9 Animals That Are Getting A Much-Needed Boost In Global Protection
In October 2017, over 120 countries voted to enact stronger conservation measures to protect and preserve 34 endangered species, including animals such as chimpanzees, giraffes, African big cats, and certain sharks. The vote took place at the Convention of Migratory Species in the Philippines, which was led by United Nations Environment Programme. Topics at the convention included ways that the participating countries could work together to reduce the impact of serious issues affecting these animals, such as human activity, climate change, and pollution to marine habitats. The impact of these issues is so far-reaching that many animals are rapidly approaching extinction. Here are nine of the animals that were voted to receive increased international protection, which they direly need.
9. Whale Shark
Known as the largest fish in the world, the whale shark has seen its population decrease by more than 50 percent within the last century. Although scientists don’t know the exact number of whale sharks left, they estimate there are tens of thousands remaining throughout the world’s oceans. Whale sharks have been threatened by fishing, though legal protections established in recent years for whale sharks have helped combat this threat. They still can get accidentally caught in fishing nets, and their meat, fins, and oil remain in demand in certain parts of the world. Whale shark deaths can also occur as a result of collisions with shipping vessels.
8. African Lion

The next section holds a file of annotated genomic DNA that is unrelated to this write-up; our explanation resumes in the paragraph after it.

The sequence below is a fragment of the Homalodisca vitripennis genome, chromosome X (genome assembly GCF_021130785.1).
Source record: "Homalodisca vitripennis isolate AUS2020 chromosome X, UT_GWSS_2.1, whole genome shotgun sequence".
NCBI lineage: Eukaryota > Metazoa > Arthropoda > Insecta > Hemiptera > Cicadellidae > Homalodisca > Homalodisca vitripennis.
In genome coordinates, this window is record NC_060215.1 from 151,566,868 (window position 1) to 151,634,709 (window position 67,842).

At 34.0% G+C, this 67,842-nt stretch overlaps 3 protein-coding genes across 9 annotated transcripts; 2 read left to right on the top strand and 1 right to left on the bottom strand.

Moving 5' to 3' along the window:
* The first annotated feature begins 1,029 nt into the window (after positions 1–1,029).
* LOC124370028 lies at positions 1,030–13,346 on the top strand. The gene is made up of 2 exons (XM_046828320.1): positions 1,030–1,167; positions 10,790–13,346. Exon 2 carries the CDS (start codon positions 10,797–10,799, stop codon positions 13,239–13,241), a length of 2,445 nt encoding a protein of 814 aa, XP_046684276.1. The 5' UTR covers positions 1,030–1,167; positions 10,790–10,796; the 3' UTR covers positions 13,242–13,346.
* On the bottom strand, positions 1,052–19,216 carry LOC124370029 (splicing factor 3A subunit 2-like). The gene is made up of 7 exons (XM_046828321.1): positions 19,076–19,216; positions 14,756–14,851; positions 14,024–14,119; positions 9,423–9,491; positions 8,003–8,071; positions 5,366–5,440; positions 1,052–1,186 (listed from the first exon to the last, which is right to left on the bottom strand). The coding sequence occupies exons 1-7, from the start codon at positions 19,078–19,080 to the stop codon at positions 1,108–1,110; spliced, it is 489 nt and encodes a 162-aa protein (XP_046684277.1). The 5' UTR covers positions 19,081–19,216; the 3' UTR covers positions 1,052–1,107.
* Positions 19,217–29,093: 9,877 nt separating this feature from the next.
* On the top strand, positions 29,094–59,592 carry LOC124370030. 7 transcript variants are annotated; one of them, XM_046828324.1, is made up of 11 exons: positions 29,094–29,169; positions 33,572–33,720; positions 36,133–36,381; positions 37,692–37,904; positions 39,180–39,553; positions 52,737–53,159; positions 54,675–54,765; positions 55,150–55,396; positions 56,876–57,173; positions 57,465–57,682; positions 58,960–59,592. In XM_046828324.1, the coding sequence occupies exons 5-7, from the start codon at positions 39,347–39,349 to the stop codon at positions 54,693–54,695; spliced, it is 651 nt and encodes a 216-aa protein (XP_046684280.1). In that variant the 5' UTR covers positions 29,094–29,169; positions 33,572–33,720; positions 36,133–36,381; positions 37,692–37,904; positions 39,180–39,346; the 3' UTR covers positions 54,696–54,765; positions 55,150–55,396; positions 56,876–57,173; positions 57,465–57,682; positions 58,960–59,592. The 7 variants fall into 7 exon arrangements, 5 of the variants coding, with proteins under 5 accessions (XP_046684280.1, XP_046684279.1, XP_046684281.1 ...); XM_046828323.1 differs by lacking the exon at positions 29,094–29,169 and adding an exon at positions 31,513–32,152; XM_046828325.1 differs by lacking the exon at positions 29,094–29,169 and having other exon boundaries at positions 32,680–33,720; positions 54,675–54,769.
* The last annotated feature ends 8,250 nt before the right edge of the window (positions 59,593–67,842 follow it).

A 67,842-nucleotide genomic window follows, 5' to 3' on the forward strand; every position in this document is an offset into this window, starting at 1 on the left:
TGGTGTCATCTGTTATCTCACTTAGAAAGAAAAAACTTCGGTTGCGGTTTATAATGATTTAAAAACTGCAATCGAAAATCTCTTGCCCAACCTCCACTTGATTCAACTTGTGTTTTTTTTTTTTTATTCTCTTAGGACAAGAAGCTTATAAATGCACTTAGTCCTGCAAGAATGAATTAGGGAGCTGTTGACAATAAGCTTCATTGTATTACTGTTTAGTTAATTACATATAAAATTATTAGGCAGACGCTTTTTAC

African lions have sadly seen a steady decline, a trend that some experts say is likely to dramatically continue. Over the course of the last century, African lions have seen their population drop from roughly 1 million to fewer than 20,000. By 2035, scientists predict their population to drop by another 50 percent. Threats this animal faces include loss of habitat and loss of prey due to human population growth. Agriculture expansion can lead to retaliatory killings of lions, while trophy hunting is also a major issue lions face.
The good news is that in certain parts of Africa, giraffes are seeing their numbers rise. The bad news is overall, the giraffe population is in decline, with numbers dropping from roughly 150,000 to less than 90,000 over the last 30 years. Similar to lions, a loss of habitat due to increased human expansion has negatively impacted the giraffe population. Illegal hunting has also served as a serious threat.
Click ‘next’ to read on and learn about more animals that were voted to get stronger international protections!